Sunday, May 30, 2010

Mwalimu on Trade


Anonymous said...

Talking about Science and Technology, Let me remind you Thuwein, it seems to me that, you never retire to the general consensus that Mwalimu was rather more a UN man(aka a teacher), rather than states man.

Going back to the point, talking about Science and Technology, and all that hypocritical talks he is portraying to be champion of, despite having a loose connection with understanding Economy or Trade for that matter.

Here is a snapshot of article which confirm disingenuous of what he is trying to say, and what he left us as Tanzanians, with little but NO EDUCATION, and then bragging about Science, Technology and Development, with Low Standard, Low quality Education, How can that be achieved ?, given those circumstances?

I tell you what, the effects of that is enormous the ripples of the waves can also be filled today,

Go on Continue Reading

Tanzania Has Only 40,000 University Graduates
TOMRIC Agency, 18 October 2000

But insist that there were few lessons for Tanzania because of the poor economic base, abject poverty and little investment in education and training. Dr. Nyagetera says that the Malaysian economy was similar to the Tanzanian economy in the 1960s in terms of population, size, per capital income, growth rate of GDP, incidence of poverty in education and health indicators. “But now, Malaysia and Tanzania are poles apart, and are now at different levels and states of economic development with Malaysia in the upper middle income economies while Tanzania is in the group of low-income economies” he says.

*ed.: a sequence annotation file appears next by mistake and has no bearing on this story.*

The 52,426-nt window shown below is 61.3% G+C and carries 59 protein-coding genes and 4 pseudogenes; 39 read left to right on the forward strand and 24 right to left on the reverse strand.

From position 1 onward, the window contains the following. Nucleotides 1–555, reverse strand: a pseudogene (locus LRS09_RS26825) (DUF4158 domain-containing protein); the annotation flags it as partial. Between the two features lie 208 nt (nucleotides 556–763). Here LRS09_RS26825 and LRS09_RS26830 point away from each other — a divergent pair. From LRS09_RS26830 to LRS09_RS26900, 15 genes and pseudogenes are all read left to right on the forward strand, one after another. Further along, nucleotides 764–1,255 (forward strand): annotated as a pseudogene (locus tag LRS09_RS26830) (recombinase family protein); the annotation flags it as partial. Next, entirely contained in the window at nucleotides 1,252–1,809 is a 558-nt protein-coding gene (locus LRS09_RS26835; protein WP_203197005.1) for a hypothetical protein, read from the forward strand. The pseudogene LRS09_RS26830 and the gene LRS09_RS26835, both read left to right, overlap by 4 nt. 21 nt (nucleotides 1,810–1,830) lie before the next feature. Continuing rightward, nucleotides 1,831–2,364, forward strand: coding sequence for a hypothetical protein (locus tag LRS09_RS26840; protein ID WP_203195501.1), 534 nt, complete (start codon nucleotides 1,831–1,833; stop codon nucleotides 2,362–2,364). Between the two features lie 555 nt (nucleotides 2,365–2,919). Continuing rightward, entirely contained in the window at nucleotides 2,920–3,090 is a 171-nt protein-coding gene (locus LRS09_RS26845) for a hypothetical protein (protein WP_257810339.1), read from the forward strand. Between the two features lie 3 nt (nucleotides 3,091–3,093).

Anonymous said...

Nyerere and Tanzania: No Regrets at Socialism By PAUL LEWIS
Published: October 24, 1990...

"If I had my time over again, I would do it much the same way," said the 68-year-old founding father who is called Mwalimu .... Cont

salama said...

The one bout Rushwa's!

He was one of a kind.

Thuwein said...

In my opinion Mwalimu was an able statesman. He built an African nation that has never saw conflicts to this day (we take that for granted). And in my opinion that justifies his brilliance. The consensus is his Ujamaa failed and did cost us immensely. Now, with regard to education--By the time he left office 95% of Tanzanians were literate compared to about 90% of us who were illiterate during independence. Education is tricky, because U want to educate folks with a practical skills. Vocational training and things of that nature, I think he emphasized that more than higher learning and research type of elimu. But during that era, it was a right decision to wipe out illiteracy and now the current leadership can increase the amount and capacity of higher learning institutes.

I think you can knock Mwalimu on various issues but you can't discredit his unwavering belief in a power to educate a man. The guy even implemented elimu ya watu wazima.

Azaria Mbughuni said...

I must agree with Thuwein here. It is clear to me that some Tanzanians want to run before they can walk. It took America more than 200 years to emerge as a world power; during that time they benefited from slavery, went through a major Civil War,and industrialized with help from Europe. These things take time.

What Nyerere was able to do with the country in a period of 25 years while starting from nothing, is trully commendable. One really has to put this in historical context to get a clear picture. I am not one to say that we did not have setbacks; we did. However, the accomplishments far outweigh the setbacks. We still have work to do.

Now it is time for our elders to pass the torch to a new generation, and our friend here is our greatest hope.